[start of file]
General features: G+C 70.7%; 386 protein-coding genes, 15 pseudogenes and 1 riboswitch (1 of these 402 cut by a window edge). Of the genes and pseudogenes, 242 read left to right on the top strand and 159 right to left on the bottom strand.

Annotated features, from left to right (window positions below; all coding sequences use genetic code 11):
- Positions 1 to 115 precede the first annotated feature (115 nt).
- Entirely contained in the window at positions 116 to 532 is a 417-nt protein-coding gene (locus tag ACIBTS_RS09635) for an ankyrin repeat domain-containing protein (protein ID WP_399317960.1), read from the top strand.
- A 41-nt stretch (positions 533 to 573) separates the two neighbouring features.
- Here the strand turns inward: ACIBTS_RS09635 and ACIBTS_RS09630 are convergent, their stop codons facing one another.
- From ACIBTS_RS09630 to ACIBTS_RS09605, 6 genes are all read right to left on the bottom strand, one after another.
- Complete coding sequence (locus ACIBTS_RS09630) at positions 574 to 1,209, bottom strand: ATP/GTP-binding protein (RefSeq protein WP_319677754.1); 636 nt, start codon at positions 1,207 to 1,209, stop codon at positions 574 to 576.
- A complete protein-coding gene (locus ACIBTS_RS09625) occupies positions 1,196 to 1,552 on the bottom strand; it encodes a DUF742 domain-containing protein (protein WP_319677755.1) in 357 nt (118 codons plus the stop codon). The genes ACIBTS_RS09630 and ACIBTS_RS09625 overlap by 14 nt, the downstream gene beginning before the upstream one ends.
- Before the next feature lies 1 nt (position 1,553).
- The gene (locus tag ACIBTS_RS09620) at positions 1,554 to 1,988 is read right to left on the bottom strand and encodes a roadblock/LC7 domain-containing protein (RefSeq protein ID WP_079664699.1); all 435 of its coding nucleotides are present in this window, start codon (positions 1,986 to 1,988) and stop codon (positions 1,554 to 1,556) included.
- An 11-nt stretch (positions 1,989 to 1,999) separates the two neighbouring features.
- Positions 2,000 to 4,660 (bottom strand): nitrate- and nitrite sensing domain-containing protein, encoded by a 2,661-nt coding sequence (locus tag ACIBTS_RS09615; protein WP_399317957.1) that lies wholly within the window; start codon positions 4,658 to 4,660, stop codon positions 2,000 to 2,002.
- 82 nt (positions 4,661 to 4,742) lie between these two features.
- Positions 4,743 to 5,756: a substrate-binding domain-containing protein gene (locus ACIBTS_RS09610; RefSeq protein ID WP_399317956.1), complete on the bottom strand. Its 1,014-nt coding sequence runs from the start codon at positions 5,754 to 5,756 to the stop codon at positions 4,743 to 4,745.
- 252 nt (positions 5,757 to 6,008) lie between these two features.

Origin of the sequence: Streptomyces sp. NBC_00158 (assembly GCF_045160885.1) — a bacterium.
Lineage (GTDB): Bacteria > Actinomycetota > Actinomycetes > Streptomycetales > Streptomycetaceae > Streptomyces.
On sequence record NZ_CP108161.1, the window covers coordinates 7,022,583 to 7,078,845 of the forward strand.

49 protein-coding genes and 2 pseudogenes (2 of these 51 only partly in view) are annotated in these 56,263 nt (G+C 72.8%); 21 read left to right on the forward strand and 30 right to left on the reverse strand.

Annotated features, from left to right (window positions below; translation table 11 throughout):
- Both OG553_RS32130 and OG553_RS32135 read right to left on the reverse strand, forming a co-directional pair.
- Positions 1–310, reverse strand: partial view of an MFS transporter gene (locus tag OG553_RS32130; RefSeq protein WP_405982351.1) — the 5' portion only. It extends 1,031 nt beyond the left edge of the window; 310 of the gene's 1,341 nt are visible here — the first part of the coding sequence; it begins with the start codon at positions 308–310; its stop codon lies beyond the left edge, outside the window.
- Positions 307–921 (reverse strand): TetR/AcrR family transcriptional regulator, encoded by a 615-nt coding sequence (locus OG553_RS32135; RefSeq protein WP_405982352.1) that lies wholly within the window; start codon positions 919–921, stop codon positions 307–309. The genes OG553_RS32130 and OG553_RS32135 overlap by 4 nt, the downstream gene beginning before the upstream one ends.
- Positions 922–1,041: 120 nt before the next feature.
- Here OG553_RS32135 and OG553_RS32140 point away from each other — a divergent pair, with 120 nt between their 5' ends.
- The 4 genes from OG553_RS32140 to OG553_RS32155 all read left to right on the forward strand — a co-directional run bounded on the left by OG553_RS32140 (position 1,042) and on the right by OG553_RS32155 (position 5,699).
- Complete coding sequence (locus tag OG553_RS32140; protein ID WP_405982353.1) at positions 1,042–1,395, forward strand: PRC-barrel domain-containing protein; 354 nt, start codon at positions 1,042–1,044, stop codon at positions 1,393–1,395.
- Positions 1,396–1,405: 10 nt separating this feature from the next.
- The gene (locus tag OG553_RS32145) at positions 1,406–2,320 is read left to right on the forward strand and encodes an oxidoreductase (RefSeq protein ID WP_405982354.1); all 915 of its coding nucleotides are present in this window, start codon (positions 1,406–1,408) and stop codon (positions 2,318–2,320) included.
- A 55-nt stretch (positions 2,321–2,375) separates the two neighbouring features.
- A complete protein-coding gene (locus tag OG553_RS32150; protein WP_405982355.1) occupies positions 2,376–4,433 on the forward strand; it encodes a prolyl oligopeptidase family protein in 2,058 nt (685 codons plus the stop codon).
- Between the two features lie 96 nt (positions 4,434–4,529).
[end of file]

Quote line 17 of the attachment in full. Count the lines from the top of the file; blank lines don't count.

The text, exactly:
Origin of the sequence: Streptomyces sp. NBC_00158 (assembly GCF_045160885.1) — a bacterium.